Metro Weekly

Hints from Arvind: Wolf Trap’s Future

Maybe this weekend you’re headed to Wolf Trap to take in the National Symphony Orchestra’s multimedia show Frozen Planet in Concert. Or R&B great Anita Baker. Or the a cappella sensation Straight No Chaser.

Each act appeals to a different audience, but all take place in the national park for the arts’ main venue, the Filene Center. And fun fact: That venue is not pronounced the way you were probably weaned. Instead of emphases on the “i” and the first syllable, as in the old department store, the emphases is on the “e” and the second syllable, so that it rhymes with “wean” — and “mean” and “scene” and so on: The “fe-LEEN” Center. 

“The woman who founded this was a woman named Catherine Filene Shouse,” Wolf Trap’s Arvind Manocha explains. “She was from the Filene family of Boston, where the stores originated…It’s actually the “fe-LEEN” family, that’s how they would say it.” Manocha isn’t sure what accounts for the public mispronunciation of the store name, but the concert venue has been pronounced the right way ever since the structure first opened on former farmland donated by Shouse in 1971. (The current building dates to 1984.)

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Manocha touched on the history, present and future of Wolf Trap during an hour-long interview with Metro Weekly, as part of this week’s cover profile. Manocha, who took over the helm of the great outdoor complex in January, wouldn’t reveal what tricks he might have up his sleeve, changes he’d like to implement at the complex over the coming years. But there were hints here and there, chiefly related to programming and education. For starters, while Manocha’s favorite band the Rolling Stones are too big to play the Filene Center, during the interview he mentioned regular spins through the catalogs of Whitesnake, Gorgio Moroder and Nile Rodgers, among others. (Talk of Moroder and Rodgers naturally segued to Daft Punk, another act too big to Filene.) 

Walking the park grounds as part of a photo shoot, Manocha expressed interest in taking more advantage of what is known as the Meadow Pavilion, a gorgeous small wooden structure featuring a slightly elevated, partially covered stage that once served as a venue for presenting children’s theater before the opening of the Children’s Theatre-in-the-Woods, set deeper in the park. These days the Meadow Pavilion stands unused, but Manocha expressed offhand interest in changing that. He also mentioned the venue during an interview when asked whether Wolf Trap would ever consider hosting a multi-stage, daylong summer festival along the lines of the indie-pop Sweetlife Festival at Merriweather Post Pavilion. “Between the Filene Center and the little Meadow Pavilion, I think there are some opportunities to do some day-long stuff here too,” he said. If timed right, perhaps over Labor Day weekend, the Barns could also factor into that multi-stage mix. The Barns is where the Wolf Trap Opera Company sets up shop for most of the summer, and where smaller, predominantly folk acts perform in colder months.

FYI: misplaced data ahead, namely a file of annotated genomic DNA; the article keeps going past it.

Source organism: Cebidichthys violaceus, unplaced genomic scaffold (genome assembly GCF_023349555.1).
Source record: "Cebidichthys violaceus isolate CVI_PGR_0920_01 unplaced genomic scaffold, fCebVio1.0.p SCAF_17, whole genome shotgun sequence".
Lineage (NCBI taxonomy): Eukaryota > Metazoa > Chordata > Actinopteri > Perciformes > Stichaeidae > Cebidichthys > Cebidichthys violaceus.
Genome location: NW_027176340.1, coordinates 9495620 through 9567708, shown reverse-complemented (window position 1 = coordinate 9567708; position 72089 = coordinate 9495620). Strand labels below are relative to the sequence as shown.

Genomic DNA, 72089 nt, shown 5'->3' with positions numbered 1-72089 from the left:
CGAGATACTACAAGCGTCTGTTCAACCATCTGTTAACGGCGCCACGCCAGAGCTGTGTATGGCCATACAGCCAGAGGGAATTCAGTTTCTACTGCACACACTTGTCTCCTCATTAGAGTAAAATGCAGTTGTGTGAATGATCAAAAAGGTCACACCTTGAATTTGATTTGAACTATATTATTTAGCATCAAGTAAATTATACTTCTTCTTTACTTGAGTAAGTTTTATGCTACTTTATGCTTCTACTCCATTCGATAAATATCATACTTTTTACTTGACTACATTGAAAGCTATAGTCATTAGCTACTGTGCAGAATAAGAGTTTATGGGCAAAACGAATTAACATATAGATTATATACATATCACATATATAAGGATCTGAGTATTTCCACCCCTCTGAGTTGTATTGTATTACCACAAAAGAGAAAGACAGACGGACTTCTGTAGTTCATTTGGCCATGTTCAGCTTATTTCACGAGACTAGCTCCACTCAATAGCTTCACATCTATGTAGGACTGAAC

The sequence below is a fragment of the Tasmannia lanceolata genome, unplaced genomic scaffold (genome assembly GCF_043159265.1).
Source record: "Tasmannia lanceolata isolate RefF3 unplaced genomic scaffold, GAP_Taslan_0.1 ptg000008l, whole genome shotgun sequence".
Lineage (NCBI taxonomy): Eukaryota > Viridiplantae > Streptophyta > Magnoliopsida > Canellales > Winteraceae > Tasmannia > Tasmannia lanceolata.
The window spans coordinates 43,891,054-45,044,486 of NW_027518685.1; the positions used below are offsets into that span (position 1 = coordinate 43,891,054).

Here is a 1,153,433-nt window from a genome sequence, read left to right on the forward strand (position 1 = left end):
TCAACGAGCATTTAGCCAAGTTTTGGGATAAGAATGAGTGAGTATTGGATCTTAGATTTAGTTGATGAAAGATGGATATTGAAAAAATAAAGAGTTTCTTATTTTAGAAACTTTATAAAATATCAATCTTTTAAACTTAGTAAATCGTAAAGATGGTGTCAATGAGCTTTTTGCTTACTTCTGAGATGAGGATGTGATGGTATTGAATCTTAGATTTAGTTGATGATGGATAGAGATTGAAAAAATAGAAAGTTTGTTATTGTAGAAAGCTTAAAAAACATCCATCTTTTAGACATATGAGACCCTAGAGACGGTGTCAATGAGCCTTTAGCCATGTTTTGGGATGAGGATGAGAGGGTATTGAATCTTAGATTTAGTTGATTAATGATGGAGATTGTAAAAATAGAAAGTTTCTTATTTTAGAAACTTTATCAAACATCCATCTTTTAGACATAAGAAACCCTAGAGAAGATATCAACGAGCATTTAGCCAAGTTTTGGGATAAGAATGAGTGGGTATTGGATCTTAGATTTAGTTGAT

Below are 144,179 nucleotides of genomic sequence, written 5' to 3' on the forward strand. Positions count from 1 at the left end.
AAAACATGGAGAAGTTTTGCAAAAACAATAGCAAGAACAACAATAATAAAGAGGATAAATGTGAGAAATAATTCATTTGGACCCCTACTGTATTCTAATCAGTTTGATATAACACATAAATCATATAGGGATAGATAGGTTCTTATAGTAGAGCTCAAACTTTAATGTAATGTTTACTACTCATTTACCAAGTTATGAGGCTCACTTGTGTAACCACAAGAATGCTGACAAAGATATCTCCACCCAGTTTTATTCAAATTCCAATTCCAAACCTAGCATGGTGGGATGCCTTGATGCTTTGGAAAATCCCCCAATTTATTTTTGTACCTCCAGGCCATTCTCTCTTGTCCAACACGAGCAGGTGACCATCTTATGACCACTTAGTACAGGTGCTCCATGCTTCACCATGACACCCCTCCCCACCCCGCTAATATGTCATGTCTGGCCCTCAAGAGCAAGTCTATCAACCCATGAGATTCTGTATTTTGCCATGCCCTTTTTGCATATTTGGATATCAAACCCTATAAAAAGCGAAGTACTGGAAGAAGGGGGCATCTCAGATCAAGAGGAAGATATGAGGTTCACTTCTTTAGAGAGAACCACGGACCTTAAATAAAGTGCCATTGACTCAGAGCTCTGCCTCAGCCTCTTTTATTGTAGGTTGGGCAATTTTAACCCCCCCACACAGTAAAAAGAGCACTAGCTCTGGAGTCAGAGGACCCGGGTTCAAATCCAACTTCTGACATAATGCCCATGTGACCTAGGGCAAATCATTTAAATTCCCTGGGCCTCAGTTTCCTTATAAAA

At the very least those physical structures at Wolf Trap are solid. “There’s no major renovation or change planned, or needed,” he said, in response to questions about whether the complex’s performing arts venues might see upgrading. “The [National] Park Service, who are our partners here…they do a great job of keeping up with the stuff.”

Manocha’s primary focus is on increasing Wolf Trap’s education efforts, and its work with 16 partner sites around the country offering arts-based curricula. Manocha calls Wolf Trap’s arts education efforts unique in its “focus on integrative arts programs for four-year-olds and five-year-olds, with the intent of learning other skills, like math and science and engineering.”

“That’s something I want to amplify,” Manocha adds. “Not only so people understand that going to concerts here is tied to all of that [as ticket proceeds benefit the education efforts] but also so that we can grow those programs and provide more service.”

Wolf Trap Little Meadow Pavillion


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